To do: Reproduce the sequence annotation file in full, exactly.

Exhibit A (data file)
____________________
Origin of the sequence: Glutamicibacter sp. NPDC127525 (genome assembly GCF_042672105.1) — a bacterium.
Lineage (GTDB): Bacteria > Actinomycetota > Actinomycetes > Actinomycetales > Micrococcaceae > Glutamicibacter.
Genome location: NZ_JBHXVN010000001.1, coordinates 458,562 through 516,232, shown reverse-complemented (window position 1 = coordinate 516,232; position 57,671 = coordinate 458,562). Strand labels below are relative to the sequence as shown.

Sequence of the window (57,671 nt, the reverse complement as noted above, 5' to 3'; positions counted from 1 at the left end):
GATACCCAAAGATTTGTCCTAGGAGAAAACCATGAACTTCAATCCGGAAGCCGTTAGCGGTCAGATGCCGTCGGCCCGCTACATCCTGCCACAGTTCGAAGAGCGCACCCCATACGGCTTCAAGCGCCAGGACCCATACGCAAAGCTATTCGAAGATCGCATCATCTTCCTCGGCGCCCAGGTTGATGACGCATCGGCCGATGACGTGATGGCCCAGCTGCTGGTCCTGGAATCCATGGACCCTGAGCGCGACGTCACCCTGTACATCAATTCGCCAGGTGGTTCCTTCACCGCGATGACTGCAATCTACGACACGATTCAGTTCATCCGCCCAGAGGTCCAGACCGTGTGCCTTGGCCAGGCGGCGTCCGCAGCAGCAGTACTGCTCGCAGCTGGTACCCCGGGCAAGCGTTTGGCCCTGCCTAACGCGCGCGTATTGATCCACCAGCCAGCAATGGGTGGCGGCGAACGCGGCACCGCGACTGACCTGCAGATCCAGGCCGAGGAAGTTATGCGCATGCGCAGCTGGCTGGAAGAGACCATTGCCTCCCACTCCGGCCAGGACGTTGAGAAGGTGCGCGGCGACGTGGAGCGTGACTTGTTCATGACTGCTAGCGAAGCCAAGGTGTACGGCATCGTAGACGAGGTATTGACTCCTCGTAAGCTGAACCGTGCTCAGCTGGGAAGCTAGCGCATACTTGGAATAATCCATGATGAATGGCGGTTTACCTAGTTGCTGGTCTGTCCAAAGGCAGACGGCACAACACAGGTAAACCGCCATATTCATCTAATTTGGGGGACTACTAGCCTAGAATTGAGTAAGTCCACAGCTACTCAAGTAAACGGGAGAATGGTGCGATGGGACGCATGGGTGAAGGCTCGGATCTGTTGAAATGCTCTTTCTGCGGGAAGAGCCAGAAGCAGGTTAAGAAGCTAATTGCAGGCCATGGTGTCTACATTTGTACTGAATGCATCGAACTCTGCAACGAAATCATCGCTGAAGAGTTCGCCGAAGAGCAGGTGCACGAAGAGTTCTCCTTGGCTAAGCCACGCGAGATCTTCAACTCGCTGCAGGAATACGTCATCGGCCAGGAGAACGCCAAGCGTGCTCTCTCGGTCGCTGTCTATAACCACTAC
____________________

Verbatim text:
Origin of the sequence: Glutamicibacter sp. NPDC127525 (genome assembly GCF_042672105.1) — a bacterium.
Lineage (GTDB): Bacteria > Actinomycetota > Actinomycetes > Actinomycetales > Micrococcaceae > Glutamicibacter.
Genome location: NZ_JBHXVN010000001.1, coordinates 458,562 through 516,232, shown reverse-complemented (window position 1 = coordinate 516,232; position 57,671 = coordinate 458,562). Strand labels below are relative to the sequence as shown.

Sequence of the window (57,671 nt, the reverse complement as noted above, 5' to 3'; positions counted from 1 at the left end):
GATACCCAAAGATTTGTCCTAGGAGAAAACCATGAACTTCAATCCGGAAGCCGTTAGCGGTCAGATGCCGTCGGCCCGCTACATCCTGCCACAGTTCGAAGAGCGCACCCCATACGGCTTCAAGCGCCAGGACCCATACGCAAAGCTATTCGAAGATCGCATCATCTTCCTCGGCGCCCAGGTTGATGACGCATCGGCCGATGACGTGATGGCCCAGCTGCTGGTCCTGGAATCCATGGACCCTGAGCGCGACGTCACCCTGTACATCAATTCGCCAGGTGGTTCCTTCACCGCGATGACTGCAATCTACGACACGATTCAGTTCATCCGCCCAGAGGTCCAGACCGTGTGCCTTGGCCAGGCGGCGTCCGCAGCAGCAGTACTGCTCGCAGCTGGTACCCCGGGCAAGCGTTTGGCCCTGCCTAACGCGCGCGTATTGATCCACCAGCCAGCAATGGGTGGCGGCGAACGCGGCACCGCGACTGACCTGCAGATCCAGGCCGAGGAAGTTATGCGCATGCGCAGCTGGCTGGAAGAGACCATTGCCTCCCACTCCGGCCAGGACGTTGAGAAGGTGCGCGGCGACGTGGAGCGTGACTTGTTCATGACTGCTAGCGAAGCCAAGGTGTACGGCATCGTAGACGAGGTATTGACTCCTCGTAAGCTGAACCGTGCTCAGCTGGGAAGCTAGCGCATACTTGGAATAATCCATGATGAATGGCGGTTTACCTAGTTGCTGGTCTGTCCAAAGGCAGACGGCACAACACAGGTAAACCGCCATATTCATCTAATTTGGGGGACTACTAGCCTAGAATTGAGTAAGTCCACAGCTACTCAAGTAAACGGGAGAATGGTGCGATGGGACGCATGGGTGAAGGCTCGGATCTGTTGAAATGCTCTTTCTGCGGGAAGAGCCAGAAGCAGGTTAAGAAGCTAATTGCAGGCCATGGTGTCTACATTTGTACTGAATGCATCGAACTCTGCAACGAAATCATCGCTGAAGAGTTCGCCGAAGAGCAGGTGCACGAAGAGTTCTCCTTGGCTAAGCCACGCGAGATCTTCAACTCGCTGCAGGAATACGTCATCGGCCAGGAGAACGCCAAGCGTGCTCTCTCGGTCGCTGTCTATAACCACTAC